On one level, we are making friends with our whole leg, lower leg, foot and ankle. On another level, we are softening the chest, lengthening the back--lowering the static along the back body including back of the leg. This is a good moment to consider "reciprocal inhibition" - the principle that when the muscle on one side is working, the muscles on the other (ideally) soften. So, when we are lifting the head, we are engaging (gently) the front of us, which encourages the back of us to soften. And when we stand, things are recalibrated. What does that feel like? Perhaps greater stability with less work. You might feel like putting your socks on has suddenly become much more graceful, with your balance improved. Your hip joints may feel alive and softly present. Or, perhaps you feel how soft your lower ribs are, and how easy breathing is. Maybe something different?
Here's a photo reminder of some of the possible shapes you may make (imagine me setting the timer on my phone and rushing to the floor! You'll probably be more relaxed. . .). Just so you know, these are after I have done this lesson--you may start with your legs much more bent than this.
We finished with some variations of rolling and twisting for integration, and a wee chat among ourselves, which is not included in the recording.
This class is an exploration of various positions, and how we send the breath into the chest, and into the abdomen (an anatomical impossibility, but a useful image) --sometimes called seesaw breath in other lessons. The recording is edited for this evening (I've taken out the 5 minutes when we were off line), and is posted below in audio only. Meanwhile, here is an explainer video to help you understand a few things that are going on when we breathe, and a few reasons why we would want to do a lesson that takes on the disturbances that many of us have: tightness in the intercostal muscles, for example, or only breathing in the chest or the abdomen. What this class does not do is teach you how to breathe: why? Because Feldenkrais classes give you many experiences to learn within, so that what emerges is an organization that YOU choose. This avoids people mistakenly taking on one way, thinking it is the right way, and adapting that one way to meet all situations. After all, we need many ways to breathe, an many shapes to be in to meet all the demands of our lives. One right way isn't enough. Knowing what is possible, and trying many things, is what feeds our nervous system's bank of choices to choose from, building wise body-minds.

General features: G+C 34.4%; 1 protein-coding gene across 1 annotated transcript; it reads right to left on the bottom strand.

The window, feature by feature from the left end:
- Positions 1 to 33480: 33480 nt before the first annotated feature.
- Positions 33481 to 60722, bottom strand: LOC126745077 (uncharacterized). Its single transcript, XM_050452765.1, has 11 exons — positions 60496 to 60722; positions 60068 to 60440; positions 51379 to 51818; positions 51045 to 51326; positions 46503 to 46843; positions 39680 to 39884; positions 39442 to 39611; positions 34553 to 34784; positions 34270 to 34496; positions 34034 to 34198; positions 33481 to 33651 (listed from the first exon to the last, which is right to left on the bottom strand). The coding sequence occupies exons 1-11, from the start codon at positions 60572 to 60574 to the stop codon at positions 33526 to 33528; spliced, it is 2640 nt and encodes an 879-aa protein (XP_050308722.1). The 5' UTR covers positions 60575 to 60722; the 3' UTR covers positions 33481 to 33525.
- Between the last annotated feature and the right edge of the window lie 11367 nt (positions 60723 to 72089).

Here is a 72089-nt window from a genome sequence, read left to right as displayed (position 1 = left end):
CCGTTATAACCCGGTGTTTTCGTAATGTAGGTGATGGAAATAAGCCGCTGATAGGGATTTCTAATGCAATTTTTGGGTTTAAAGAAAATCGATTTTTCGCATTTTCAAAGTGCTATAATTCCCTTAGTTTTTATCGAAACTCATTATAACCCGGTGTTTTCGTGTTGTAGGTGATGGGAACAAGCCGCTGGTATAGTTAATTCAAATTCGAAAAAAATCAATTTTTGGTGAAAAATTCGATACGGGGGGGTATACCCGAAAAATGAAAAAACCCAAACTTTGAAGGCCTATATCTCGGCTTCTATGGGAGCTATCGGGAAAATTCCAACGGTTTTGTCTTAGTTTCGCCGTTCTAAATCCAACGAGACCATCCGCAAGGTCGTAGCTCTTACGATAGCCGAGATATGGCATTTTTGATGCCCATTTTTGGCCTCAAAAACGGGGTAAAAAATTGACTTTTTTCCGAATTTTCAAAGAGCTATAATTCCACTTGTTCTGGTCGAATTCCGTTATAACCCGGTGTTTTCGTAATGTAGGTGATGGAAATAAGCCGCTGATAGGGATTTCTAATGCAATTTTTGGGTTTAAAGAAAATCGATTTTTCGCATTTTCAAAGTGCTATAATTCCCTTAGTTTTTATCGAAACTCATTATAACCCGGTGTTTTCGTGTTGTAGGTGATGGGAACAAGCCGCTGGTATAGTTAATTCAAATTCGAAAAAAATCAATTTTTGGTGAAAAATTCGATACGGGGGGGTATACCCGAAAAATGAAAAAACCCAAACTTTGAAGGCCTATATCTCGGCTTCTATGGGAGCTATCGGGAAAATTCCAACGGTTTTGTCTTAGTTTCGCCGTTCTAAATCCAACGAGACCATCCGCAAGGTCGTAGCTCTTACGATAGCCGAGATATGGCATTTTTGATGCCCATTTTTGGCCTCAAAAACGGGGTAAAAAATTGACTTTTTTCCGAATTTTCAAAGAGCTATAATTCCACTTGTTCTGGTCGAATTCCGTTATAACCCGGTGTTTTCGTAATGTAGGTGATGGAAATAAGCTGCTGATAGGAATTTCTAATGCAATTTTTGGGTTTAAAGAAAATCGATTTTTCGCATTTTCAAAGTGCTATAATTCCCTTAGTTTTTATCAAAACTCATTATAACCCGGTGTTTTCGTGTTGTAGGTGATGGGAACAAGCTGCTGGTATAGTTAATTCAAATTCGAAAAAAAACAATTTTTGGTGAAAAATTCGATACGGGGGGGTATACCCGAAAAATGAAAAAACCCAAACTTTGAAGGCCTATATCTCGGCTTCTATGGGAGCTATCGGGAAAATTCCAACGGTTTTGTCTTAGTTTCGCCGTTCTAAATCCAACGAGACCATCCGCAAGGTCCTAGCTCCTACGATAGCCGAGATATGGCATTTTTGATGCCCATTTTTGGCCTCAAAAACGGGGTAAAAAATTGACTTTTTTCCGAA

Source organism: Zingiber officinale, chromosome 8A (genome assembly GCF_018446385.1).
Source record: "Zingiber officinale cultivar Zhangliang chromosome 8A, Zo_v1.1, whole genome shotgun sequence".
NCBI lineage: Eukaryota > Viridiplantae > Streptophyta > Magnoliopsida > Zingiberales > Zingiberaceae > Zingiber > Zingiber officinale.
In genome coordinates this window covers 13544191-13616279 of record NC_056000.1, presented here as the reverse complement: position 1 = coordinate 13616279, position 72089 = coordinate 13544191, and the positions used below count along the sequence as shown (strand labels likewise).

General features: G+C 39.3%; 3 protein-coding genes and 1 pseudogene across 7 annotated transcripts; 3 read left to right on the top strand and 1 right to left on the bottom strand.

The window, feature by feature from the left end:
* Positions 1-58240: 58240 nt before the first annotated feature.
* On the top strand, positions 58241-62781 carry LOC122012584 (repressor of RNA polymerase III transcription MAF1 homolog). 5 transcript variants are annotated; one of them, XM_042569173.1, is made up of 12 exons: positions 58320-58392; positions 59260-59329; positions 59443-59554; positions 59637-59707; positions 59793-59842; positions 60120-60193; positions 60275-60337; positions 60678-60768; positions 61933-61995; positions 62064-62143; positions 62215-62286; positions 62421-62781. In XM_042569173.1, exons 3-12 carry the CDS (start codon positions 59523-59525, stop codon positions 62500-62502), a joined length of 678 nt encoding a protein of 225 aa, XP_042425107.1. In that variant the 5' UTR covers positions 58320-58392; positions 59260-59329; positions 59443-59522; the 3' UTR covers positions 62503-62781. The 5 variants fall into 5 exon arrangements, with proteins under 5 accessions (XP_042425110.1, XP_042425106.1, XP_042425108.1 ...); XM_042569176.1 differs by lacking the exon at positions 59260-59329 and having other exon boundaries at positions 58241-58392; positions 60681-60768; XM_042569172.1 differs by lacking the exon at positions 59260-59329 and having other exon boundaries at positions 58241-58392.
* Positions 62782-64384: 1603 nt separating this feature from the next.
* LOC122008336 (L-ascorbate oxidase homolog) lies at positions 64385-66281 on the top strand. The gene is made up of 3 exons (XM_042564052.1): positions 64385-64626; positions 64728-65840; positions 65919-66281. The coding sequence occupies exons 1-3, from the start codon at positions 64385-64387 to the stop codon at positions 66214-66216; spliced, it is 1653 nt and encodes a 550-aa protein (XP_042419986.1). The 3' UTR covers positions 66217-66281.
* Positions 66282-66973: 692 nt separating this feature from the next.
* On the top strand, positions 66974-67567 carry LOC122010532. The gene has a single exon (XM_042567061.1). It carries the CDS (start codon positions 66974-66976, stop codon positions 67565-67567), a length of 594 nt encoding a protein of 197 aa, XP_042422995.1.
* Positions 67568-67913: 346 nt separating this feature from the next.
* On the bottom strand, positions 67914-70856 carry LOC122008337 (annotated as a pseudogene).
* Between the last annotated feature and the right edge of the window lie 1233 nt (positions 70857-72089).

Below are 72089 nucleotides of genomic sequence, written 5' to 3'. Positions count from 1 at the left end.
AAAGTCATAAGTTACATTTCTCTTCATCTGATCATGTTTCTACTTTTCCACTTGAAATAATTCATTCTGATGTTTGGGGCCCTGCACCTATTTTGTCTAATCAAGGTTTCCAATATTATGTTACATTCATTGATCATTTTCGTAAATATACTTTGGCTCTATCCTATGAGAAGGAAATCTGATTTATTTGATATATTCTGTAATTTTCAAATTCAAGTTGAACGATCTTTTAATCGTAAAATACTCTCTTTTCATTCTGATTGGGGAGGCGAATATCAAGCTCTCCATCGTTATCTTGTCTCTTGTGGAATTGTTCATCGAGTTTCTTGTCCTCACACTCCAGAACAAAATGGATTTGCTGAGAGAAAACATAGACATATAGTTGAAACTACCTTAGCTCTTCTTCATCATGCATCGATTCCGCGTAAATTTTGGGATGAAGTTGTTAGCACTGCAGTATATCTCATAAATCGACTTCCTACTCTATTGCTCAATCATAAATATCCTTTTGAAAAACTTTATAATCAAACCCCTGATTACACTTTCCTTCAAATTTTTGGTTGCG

If you would like to revisit the ideas of this lesson, here is an idea: 1. Try the lesson in your bed. 2. Try one position that you remember, and experiment with the seesaw breathing maneuver slowly, then quickly. Hint: avoid arching your back when breathing into your abdomen. If you feel a bit sore in your back, it’s a possibility that you are doing something unnecessary there. Try placing one of your hands behind your low back to feel what is going on as you do that. See if you can soften there.
Two options: stream here, or use the download file to keep a local copy.
"The Nervous System is self-organizing, which means that it does not need to be corrected, but rather fed lots of different options. So it can organize well. So we can organize well. And we do that by sensing the differences and by trying many many ways...."
Use the introductory time to settle (it takes a while to settle into the floor).
We are process oriented, being here in a resourceful way.... Use this time on the floor to clarify your self-image, be with yourself gently, and approach your learning as a kind and supportive teacher for yourself.
Recorded at public classes, these are for your personal use only. Please read the HOW-TO before doing a lesson.